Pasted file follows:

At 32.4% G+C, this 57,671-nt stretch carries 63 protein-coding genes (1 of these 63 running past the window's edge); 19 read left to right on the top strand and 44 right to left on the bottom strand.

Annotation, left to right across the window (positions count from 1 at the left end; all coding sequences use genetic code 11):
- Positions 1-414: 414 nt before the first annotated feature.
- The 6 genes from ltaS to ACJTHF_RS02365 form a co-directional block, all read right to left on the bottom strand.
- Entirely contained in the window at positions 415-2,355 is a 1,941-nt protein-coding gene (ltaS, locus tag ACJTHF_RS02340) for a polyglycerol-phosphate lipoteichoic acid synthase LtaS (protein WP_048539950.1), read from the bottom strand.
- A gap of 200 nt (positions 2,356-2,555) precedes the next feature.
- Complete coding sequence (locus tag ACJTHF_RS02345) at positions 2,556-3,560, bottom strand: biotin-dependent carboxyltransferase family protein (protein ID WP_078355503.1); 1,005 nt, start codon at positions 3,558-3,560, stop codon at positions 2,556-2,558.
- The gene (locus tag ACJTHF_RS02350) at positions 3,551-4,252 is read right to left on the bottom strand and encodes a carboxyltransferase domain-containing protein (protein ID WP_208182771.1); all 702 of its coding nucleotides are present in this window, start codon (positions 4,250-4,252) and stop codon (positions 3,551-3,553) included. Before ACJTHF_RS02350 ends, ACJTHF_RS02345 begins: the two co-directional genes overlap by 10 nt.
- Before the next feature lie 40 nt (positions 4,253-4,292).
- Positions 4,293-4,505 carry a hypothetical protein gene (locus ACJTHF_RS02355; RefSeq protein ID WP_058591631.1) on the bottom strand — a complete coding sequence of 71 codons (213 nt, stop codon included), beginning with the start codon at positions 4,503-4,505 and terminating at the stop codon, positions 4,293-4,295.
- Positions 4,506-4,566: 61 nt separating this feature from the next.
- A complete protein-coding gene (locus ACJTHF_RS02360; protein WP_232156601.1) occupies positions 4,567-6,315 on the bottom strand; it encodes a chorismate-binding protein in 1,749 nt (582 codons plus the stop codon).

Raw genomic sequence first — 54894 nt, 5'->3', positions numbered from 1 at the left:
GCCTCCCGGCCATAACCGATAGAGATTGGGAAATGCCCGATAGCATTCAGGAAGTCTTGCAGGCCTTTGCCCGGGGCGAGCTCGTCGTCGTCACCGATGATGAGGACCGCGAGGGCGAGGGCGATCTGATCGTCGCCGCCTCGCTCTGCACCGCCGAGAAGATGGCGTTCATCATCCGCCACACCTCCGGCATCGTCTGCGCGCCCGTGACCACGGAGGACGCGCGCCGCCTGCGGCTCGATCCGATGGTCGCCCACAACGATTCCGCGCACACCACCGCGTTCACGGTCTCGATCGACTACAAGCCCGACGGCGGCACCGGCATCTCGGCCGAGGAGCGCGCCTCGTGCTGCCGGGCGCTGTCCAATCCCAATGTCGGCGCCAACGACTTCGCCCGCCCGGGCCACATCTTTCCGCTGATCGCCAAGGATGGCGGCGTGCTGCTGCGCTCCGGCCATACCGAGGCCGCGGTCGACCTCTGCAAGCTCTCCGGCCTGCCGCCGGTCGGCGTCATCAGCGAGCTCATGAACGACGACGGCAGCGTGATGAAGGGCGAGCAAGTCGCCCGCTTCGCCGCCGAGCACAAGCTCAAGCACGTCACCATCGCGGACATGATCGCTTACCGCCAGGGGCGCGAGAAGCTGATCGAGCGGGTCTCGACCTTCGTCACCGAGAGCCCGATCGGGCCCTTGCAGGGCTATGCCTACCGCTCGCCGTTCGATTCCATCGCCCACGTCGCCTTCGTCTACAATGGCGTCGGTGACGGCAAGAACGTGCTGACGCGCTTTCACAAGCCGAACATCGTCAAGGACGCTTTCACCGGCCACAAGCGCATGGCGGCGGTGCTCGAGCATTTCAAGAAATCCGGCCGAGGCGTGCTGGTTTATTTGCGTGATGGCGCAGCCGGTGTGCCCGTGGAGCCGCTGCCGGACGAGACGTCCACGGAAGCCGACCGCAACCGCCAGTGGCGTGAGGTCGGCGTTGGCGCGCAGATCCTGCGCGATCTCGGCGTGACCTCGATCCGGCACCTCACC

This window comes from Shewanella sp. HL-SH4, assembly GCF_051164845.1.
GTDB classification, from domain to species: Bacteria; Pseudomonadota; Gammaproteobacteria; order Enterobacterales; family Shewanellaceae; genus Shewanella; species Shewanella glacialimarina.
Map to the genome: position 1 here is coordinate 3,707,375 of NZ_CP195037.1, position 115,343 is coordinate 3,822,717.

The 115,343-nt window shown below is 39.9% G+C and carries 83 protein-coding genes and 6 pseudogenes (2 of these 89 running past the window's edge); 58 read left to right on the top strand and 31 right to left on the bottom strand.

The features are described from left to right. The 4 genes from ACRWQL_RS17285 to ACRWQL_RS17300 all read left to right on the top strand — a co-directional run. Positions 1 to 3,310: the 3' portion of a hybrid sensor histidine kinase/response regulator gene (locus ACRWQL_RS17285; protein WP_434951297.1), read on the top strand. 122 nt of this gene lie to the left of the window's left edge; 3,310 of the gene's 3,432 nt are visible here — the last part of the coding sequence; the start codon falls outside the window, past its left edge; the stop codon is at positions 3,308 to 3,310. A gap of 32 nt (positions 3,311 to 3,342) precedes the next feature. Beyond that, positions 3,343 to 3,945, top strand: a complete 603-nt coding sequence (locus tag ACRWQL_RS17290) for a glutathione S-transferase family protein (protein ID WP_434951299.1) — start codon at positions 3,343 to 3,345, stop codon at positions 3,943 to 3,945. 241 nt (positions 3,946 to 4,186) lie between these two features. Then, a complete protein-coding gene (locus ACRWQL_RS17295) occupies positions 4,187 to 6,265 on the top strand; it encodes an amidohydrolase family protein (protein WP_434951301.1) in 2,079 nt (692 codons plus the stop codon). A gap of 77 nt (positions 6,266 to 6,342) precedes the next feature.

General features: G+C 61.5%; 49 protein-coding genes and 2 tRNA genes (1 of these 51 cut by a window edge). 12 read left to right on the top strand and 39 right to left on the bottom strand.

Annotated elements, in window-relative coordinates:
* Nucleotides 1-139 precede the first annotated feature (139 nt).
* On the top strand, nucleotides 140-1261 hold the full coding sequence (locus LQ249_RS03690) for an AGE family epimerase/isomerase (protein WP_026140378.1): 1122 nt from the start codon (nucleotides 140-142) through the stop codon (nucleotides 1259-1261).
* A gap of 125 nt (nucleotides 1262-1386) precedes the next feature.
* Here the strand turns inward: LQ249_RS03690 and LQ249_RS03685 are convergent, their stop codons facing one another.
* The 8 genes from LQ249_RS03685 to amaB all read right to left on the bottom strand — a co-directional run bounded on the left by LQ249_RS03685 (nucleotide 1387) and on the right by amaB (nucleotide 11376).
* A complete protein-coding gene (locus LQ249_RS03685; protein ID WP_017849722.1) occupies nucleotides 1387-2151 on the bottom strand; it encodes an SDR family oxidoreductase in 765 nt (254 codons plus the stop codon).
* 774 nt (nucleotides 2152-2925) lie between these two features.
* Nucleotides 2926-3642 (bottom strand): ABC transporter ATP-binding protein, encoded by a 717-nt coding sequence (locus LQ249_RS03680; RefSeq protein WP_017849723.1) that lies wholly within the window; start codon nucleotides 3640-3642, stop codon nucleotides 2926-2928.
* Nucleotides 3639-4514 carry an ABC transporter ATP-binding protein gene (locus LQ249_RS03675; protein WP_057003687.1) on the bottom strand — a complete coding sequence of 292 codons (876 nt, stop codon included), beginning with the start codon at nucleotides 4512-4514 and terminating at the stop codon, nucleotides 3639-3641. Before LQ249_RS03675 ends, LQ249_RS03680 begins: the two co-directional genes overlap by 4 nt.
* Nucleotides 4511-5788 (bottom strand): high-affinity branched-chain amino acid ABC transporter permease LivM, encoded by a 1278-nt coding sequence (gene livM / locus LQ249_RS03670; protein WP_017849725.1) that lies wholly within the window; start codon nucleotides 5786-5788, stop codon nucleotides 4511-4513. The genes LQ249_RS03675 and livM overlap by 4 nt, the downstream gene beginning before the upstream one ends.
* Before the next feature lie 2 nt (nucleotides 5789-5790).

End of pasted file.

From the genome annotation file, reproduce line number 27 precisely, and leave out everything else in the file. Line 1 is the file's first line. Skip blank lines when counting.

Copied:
* A complete protein-coding gene (locus LQ249_RS03685; protein ID WP_017849722.1) occupies nucleotides 1387-2151 on the bottom strand; it encodes an SDR family oxidoreductase in 765 nt (254 codons plus the stop codon).